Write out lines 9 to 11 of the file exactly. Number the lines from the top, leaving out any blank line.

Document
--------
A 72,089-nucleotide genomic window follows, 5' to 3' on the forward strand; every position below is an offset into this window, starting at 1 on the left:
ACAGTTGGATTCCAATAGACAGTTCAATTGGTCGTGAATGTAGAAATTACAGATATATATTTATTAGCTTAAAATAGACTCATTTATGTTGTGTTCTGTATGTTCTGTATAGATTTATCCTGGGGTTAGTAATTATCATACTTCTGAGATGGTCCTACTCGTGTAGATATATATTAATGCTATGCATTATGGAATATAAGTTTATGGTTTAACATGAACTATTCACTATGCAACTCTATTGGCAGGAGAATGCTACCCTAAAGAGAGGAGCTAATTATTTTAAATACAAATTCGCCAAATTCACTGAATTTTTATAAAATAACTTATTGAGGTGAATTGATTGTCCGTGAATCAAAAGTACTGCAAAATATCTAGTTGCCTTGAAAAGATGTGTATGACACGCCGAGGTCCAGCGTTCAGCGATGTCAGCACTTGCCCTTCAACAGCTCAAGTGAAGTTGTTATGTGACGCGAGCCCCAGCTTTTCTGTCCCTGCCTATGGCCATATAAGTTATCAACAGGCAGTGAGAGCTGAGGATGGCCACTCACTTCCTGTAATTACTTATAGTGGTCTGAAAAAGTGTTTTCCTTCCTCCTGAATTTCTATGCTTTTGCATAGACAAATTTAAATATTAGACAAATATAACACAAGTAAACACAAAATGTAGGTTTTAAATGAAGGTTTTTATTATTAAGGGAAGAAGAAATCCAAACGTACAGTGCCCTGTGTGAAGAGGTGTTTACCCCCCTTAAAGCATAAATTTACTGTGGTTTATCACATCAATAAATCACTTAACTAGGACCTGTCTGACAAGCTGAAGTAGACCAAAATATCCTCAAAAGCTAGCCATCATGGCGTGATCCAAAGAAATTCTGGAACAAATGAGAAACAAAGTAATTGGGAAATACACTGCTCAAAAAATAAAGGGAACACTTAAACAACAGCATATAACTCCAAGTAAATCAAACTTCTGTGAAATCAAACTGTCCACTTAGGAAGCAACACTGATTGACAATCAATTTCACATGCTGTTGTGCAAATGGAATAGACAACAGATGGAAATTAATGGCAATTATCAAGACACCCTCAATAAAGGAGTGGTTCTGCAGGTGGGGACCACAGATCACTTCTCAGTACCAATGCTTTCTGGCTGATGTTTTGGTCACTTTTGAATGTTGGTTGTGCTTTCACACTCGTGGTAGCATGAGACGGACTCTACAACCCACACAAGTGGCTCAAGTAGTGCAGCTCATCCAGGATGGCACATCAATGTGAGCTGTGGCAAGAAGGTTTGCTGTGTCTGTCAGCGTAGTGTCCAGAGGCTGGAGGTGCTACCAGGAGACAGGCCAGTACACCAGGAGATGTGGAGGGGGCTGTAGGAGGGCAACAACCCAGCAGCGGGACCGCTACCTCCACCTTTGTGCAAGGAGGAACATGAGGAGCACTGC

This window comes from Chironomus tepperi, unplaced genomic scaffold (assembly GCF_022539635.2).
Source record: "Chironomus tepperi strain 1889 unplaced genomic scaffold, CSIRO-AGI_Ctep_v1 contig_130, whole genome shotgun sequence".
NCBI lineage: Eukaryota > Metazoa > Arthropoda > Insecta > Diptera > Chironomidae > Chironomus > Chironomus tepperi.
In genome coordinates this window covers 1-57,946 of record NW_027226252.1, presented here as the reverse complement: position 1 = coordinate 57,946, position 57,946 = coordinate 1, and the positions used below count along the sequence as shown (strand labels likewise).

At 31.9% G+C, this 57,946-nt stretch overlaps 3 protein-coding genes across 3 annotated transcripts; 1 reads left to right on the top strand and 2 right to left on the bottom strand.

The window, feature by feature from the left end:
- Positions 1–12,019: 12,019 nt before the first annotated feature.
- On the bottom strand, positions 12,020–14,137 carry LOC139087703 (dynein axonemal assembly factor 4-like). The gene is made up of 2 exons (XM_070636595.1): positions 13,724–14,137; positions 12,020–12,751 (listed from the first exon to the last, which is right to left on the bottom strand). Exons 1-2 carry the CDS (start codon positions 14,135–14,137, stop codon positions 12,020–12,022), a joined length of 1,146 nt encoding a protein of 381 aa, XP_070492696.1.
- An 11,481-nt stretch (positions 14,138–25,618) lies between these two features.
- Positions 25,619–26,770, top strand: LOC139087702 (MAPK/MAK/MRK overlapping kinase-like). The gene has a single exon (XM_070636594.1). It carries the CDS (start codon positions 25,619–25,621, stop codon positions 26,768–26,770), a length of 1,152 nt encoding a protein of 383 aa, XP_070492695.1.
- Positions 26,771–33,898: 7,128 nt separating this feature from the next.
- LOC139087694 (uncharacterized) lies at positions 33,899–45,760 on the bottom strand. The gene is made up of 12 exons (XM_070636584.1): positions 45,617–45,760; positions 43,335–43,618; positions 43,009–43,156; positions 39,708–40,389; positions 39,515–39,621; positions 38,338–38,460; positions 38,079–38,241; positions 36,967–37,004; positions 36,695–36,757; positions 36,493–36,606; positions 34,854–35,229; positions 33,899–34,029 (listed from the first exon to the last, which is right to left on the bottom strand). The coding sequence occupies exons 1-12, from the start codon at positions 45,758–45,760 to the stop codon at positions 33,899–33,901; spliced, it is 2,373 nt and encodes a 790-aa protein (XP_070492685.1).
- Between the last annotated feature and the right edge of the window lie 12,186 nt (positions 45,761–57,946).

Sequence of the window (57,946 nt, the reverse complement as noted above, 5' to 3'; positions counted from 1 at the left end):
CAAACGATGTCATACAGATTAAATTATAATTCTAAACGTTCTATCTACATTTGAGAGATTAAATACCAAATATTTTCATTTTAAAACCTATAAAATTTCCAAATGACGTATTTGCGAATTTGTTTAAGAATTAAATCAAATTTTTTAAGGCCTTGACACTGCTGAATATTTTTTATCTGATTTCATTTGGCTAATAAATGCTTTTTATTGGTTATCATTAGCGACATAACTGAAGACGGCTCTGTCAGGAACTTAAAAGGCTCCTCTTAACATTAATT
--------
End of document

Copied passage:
- Positions 1–12,019: 12,019 nt before the first annotated feature.
- On the bottom strand, positions 12,020–14,137 carry LOC139087703 (dynein axonemal assembly factor 4-like). The gene is made up of 2 exons (XM_070636595.1): positions 13,724–14,137; positions 12,020–12,751 (listed from the first exon to the last, which is right to left on the bottom strand). Exons 1-2 carry the CDS (start codon positions 14,135–14,137, stop codon positions 12,020–12,022), a joined length of 1,146 nt encoding a protein of 381 aa, XP_070492696.1.
- An 11,481-nt stretch (positions 14,138–25,618) lies between these two features.